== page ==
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Those who think that markets can’t be iconic are clearly not traders. There are trades so iconic and so talked-about that almost a century later we are still talking about them as well as trying to replicate the success of all of the participants.

Here are ten most iconic trades in history.

 

1. Jesse Livermore.

2. Paul Tudor Jones.

3. Andy Krieger.

4. Jim Rogers.

5. George Soros.

 

1. Jesse Livermore.

Jesse Livermore shorted the market crash of 1929 and earned $100 million. That is what he is famous for. Livermore was one of the first most famous traders in the United States and he managed to write his name down in the history and economy books. He first shorted before a huge San Francisco earthquake, and while he couldn’t predict an earthquake happening, that trade brought him $250 thousand. After that he was known for successful shorting.

Imagine what $100 million could do for you in 1929! That was a huge amount of money. He might have as well won the moon itself! Jesse predicted a market crash and shorted the whole market. Pretty smart.

 

2. Paul Tudor Jones.

Paul Tudor Jones is also famous for making $100 million off of shorting an entire market. But he did it much later than his predecessor. He predicted and shorted the market in 1987 and won $100 million on so-called black Monday. It was the day when Dow Jones lost 22 percent which brought this enormous win to Jones.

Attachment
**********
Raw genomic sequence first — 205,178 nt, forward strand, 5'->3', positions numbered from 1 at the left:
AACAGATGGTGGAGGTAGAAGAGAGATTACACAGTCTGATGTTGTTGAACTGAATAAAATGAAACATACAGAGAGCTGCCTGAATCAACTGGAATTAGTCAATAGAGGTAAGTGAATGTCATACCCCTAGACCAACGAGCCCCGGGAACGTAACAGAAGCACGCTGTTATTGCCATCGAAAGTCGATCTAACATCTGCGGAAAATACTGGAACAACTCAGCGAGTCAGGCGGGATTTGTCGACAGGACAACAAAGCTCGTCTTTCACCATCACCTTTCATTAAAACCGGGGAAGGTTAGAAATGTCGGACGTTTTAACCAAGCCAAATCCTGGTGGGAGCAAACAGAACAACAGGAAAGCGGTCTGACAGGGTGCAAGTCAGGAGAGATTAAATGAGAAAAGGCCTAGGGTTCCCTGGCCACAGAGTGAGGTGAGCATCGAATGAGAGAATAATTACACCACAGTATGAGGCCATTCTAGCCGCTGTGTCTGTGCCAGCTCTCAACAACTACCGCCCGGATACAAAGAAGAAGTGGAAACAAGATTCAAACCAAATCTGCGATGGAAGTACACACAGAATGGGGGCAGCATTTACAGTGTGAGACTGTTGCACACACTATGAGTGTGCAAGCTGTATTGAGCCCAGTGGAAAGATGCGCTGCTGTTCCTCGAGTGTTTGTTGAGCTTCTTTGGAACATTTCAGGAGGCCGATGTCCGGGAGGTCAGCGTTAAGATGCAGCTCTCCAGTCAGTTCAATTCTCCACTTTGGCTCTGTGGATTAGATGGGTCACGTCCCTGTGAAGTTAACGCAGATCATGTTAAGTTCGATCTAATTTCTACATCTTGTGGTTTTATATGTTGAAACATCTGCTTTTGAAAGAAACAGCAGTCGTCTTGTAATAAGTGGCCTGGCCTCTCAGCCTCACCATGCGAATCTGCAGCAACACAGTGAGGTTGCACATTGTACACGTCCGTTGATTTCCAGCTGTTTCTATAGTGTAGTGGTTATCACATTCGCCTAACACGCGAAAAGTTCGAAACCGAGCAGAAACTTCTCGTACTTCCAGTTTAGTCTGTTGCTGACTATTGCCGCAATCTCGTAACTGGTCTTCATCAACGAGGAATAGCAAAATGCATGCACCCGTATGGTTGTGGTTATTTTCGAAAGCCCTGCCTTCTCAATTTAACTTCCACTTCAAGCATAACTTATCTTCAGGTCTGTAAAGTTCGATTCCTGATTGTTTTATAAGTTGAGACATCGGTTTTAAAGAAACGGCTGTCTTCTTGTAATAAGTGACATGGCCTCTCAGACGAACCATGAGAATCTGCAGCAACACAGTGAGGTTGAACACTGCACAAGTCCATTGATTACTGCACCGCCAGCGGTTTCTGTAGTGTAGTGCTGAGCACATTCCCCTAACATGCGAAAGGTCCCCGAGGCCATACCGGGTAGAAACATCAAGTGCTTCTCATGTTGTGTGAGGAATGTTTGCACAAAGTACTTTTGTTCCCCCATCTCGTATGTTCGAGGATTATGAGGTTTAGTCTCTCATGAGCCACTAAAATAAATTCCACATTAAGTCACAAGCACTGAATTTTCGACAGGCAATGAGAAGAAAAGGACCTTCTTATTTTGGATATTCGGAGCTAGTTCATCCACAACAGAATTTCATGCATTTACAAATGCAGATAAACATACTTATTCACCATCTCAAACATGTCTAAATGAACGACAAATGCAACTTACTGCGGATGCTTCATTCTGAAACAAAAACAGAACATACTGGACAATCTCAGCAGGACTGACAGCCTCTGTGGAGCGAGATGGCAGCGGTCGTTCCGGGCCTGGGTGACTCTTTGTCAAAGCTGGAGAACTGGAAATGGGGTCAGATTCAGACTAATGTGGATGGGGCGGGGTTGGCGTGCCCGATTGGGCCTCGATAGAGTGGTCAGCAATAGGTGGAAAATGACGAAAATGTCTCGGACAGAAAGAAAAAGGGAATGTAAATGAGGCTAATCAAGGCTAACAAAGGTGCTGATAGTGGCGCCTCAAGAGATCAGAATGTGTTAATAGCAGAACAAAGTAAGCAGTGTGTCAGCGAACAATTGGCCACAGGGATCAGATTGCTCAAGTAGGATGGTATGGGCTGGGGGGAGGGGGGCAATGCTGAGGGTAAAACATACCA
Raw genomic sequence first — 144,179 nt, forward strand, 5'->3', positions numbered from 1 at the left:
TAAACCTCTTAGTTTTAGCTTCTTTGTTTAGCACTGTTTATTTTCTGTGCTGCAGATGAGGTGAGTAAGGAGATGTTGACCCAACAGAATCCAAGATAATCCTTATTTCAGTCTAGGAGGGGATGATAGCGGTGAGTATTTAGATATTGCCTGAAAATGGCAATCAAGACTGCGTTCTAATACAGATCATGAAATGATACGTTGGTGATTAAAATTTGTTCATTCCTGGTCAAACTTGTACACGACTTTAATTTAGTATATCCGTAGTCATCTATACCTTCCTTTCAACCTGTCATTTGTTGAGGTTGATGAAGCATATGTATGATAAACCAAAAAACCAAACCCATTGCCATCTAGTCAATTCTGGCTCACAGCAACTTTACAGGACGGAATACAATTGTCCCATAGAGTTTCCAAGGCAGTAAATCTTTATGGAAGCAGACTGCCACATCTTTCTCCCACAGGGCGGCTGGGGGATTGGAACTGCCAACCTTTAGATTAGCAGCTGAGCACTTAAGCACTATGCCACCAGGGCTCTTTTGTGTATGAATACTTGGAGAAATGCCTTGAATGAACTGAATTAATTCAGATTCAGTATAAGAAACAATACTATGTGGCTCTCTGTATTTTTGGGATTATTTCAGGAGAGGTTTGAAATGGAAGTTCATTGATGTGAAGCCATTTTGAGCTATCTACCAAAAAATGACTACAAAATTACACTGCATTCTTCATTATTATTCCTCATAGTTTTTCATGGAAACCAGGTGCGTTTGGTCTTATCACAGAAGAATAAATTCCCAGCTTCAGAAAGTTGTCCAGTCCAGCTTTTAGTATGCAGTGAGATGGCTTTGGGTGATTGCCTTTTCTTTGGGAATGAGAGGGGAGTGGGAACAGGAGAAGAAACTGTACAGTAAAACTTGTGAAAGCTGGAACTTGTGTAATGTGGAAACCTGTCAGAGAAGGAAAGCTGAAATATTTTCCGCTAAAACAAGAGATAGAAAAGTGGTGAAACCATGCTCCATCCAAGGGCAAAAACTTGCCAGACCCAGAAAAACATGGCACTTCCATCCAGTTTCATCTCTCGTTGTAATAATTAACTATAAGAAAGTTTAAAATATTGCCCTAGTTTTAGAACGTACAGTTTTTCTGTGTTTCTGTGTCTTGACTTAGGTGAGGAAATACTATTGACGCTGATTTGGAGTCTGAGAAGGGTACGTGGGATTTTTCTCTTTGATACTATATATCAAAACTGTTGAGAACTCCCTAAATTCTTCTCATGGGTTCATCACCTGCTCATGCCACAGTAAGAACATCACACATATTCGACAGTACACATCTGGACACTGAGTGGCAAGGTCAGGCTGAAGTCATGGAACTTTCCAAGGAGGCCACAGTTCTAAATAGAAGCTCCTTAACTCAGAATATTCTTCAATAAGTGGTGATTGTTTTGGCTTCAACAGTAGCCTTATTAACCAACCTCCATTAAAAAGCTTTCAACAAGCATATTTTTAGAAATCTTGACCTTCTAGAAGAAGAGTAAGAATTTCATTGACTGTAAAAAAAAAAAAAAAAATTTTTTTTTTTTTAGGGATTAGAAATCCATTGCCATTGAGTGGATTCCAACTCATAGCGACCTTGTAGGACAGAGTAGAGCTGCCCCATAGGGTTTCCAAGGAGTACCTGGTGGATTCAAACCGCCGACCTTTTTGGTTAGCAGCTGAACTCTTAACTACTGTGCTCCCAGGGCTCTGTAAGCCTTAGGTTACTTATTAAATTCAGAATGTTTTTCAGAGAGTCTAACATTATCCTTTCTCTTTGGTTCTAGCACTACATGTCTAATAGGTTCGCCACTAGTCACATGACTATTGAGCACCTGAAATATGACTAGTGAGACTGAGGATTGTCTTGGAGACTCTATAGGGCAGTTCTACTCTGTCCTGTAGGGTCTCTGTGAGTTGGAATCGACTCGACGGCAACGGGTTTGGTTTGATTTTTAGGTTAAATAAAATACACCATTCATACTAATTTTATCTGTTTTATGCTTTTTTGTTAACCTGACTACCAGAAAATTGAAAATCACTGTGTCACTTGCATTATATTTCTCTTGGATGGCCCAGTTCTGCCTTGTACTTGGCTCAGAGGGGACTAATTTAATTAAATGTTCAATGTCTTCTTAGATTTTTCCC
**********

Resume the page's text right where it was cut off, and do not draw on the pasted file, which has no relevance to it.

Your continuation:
After the win PBS issued a documentary about Jones’ success. All of the copies were bought out by Jones himself. It is said that he didn’t like his secretes revealed to the public. Or he just didn’t like watching himself trading.

 

3. Andy Krieger.

Andy Krieger managed to make as much as $300 million on short trades. Talk about being a pro! What was the deal? Well, after the infamous Black Monday hit the market traders started to flee in horror. They were desperate to look for safe havens. And Krieger saw that this hysteria was overvaluing New Zealand dollar. That meant that sooner or later it was going to fall.

Eventually then 32-year-old Krieger started to short Kiwi positions worth millions of dollars. He traded so much that his sell orders actually became bigger than the money supply of New Zealand.

His effort brought his company $300 million. Krieger himself got $3 million commission out of it.

 

4. Jim Rogers.

The first one on our list to long assets. Jim roger saw the opportunity back in the 90s when commodities were cheap and potential for growth was undervalued. What did Rogers do? Well, he practically smelled bulls and created Rogers International Commodity Index.

After 1998 Index returned no less than 209 percent of the revenue annually.

But what is really impressive in this story is the fact that Rogers was able to not only predict the bulls coming, but also when the rally they brought was going to end. After all the rally was ongoing for more than a decade! That is a tough one to catch.

 

5. George Soros.

One of the biggest names in the field. This list couldn’t do without this icon and his successful $1 billion-trade!

When pound was traded on a fixed exchange rate Soros preferred to short it even if that meant that he had to borrow money to do so. Shorting soon payed off as British government decided that fixed rate is going to cost them billions of pounds. After that Great Britain withdrew from European Exchange Rate Mechanism and pound fell.

Shorting pound at that time brought Soros the trader-billionaire status.